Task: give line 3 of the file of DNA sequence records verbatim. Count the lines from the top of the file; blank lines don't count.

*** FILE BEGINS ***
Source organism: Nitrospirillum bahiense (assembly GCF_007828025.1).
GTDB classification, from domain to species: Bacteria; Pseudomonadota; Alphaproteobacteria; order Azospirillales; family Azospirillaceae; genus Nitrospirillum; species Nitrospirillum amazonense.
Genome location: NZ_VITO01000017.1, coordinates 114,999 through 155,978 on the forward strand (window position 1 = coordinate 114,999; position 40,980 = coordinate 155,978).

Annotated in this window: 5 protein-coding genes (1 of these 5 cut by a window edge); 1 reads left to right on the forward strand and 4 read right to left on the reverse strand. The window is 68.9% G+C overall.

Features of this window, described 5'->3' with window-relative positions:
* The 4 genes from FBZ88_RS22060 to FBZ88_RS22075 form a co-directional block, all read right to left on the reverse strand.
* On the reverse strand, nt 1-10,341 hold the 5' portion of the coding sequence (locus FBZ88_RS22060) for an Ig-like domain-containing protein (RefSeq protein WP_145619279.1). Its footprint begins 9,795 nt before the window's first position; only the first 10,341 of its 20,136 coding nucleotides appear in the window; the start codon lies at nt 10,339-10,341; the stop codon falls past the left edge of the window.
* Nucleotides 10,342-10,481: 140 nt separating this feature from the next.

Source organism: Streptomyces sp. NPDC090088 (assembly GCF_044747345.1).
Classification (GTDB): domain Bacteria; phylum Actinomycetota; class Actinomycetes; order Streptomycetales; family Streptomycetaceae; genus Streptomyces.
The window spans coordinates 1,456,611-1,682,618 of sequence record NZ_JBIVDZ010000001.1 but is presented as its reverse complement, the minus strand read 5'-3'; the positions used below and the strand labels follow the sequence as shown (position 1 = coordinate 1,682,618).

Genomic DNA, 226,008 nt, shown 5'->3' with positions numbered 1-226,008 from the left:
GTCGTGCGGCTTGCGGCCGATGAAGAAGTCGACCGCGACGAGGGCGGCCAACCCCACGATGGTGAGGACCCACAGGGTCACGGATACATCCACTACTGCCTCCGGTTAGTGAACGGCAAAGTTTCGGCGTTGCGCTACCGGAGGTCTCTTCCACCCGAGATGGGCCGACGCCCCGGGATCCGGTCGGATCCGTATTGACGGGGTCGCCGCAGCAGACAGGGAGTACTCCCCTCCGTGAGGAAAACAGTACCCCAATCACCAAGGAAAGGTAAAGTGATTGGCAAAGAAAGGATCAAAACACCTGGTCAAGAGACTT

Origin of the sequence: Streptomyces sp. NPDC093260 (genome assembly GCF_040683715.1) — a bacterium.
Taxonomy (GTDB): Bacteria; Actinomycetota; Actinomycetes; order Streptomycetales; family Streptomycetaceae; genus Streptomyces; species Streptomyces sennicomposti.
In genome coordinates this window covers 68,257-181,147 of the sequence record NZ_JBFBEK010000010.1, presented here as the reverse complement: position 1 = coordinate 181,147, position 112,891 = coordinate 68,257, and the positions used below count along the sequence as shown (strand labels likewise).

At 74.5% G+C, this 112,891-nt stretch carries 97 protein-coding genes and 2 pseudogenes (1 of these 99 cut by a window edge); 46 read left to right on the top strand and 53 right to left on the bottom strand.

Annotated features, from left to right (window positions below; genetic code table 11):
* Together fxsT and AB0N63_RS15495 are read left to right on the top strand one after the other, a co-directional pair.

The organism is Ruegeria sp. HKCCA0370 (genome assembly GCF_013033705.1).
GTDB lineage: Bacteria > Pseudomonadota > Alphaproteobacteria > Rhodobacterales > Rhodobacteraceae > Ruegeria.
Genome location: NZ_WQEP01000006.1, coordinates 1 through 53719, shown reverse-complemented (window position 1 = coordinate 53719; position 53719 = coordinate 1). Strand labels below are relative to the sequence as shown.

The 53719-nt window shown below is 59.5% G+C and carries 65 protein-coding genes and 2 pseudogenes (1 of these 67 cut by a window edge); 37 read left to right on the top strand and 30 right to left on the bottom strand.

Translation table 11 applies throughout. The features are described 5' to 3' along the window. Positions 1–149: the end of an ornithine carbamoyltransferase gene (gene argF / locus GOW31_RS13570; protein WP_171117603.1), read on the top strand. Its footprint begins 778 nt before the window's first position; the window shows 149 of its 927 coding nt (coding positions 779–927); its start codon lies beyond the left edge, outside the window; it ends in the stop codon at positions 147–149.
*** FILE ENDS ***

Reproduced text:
Genome location: NZ_VITO01000017.1, coordinates 114,999 through 155,978 on the forward strand (window position 1 = coordinate 114,999; position 40,980 = coordinate 155,978).